I’m always on the lookout for ninja books – the kinds of books that address tough issues directly, but are also swift and subtle in how they go about doing it. These are books that have middle school-appropriate characters, plot points, and pacing with some high school-ish themes. See also: author Kerry O’Malley Cerra’s #mggetsreal campaign.
Without further ado… here are three terrific ninja books about children of alcoholic parents:
Shug by Jenny Han
Shug (nickname for Sugar) is stuck between being a child and being a teen, and she’s in the unfortunate situation of having a huge-o crush on her male best friend, Mark. While Shug is primarily an optimistic if awkward tween relationship novel, astute readers will pick up on Shug’s mother’s social withdrawal and her tendency to rely on wine to solve problems. This novel reminds us that chemical dependency can affect anybody without regard to class or gender.
The Seventh Most Important Thing by Shelley Pearsall
This book is about a boy named Arthur Owens who throws a brick at an old man’s head, nearly killing an old man. Whenever I booktalk this book, there’s always a reader who says, “Surely it was an accident that Arthur threw the brick.”
To which I smile and say, “No, Arthur really meant to throw that brick.”
The Seventh Most Important Thing just might be my favorite book ever, if I really had to choose a favorite book. It’s a book that transformed me; it’s also transformed some of the readers I’ve worked with, readers who have never felt compelled by any particular text until THIS ONE. (Note that this book isn’t some magic cure-all, as some of my readers find it a little too character-driven and not cliffhangery enough. But still. This book.)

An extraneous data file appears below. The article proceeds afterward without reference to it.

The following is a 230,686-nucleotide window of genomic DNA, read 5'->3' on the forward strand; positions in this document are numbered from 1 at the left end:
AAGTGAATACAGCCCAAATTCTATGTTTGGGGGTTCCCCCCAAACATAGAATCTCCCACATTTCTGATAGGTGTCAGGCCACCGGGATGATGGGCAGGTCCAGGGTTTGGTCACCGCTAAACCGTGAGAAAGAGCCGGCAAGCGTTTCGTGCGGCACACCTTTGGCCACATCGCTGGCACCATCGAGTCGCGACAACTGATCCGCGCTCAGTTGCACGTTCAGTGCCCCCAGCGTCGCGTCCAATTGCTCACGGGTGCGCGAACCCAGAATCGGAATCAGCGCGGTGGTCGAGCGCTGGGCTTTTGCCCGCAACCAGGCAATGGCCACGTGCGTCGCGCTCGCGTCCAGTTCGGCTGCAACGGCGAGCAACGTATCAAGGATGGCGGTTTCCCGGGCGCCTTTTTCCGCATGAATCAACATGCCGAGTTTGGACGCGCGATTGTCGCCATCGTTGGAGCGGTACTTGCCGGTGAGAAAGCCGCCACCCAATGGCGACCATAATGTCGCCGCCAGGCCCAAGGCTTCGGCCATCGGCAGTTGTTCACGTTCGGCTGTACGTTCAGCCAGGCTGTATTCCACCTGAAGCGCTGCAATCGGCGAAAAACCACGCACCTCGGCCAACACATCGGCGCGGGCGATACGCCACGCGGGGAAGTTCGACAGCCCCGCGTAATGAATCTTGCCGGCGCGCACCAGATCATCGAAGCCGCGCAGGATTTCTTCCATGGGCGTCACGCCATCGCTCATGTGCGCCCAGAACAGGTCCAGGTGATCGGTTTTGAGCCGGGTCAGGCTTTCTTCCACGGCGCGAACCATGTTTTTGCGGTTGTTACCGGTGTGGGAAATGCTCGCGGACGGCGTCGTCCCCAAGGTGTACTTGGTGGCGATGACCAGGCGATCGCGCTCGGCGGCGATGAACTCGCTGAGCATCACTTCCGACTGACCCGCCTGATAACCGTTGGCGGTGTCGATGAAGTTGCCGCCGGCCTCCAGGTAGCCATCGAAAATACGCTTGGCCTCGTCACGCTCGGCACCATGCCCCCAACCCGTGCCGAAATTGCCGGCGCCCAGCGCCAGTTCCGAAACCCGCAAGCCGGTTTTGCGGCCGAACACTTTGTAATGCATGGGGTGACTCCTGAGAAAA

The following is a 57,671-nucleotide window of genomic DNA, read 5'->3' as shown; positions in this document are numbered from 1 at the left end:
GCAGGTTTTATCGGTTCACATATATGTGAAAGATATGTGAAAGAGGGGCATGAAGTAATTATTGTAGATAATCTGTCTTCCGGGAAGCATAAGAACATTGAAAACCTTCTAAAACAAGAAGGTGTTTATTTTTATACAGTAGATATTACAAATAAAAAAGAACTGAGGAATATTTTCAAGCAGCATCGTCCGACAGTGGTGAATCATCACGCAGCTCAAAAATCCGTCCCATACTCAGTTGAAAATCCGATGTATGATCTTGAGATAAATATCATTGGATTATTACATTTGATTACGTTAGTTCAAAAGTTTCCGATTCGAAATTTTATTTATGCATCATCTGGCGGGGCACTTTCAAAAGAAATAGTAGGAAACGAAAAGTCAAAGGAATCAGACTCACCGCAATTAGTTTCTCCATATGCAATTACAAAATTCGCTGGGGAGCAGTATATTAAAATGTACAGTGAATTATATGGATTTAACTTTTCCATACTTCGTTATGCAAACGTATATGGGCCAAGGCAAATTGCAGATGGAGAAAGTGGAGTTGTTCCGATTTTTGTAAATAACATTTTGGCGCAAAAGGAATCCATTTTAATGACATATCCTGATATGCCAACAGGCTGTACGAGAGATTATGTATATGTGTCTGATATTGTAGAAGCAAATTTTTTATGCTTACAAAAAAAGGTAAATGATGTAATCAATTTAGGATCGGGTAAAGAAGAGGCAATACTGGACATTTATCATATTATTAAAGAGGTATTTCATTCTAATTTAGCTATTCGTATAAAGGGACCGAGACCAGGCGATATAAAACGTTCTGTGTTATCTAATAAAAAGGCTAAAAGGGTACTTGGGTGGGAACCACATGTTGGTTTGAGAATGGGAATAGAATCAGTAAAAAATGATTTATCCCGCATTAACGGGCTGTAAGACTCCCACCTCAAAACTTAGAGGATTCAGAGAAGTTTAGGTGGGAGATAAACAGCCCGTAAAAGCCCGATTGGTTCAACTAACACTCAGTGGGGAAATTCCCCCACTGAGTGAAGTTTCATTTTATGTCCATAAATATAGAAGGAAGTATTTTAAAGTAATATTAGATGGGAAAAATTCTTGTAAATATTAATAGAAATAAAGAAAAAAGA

I won’t give too much else away here, but I will say that Arthur’s father did his best to be a good dad to his children despite a struggle with alcohol.
This Side of Home by Renée Watson
Watson has written a book I can only describe as a gentrification romance. Twins Maya (named after Maya Angelou) and Nikki (named after Nikki Giovanni) are watching their Northeast Portland neighborhood change before their eyes. It’s becoming more white, the stores are changing, and their neighbor and best friend Essence’s landlord has started remodeling the bathroom and kitchen … before raising the rent on their apartment. Maya wants to go to Spelman with Essence, while Essence isn’t sure she’ll be able to leave Portland and her alcoholic mother, who constantly needs her help.
Each of these three books gives a different lens into how different characters may cope with an alcoholic parent, and each of these titles could appeal to younger and older teens.
Amy Estersohn is a middle school English teacher in Westchester County, NY. She also reviews comic books for http://www.noflyingnotights.com. Follow her on Twitter at @HMX_MSE.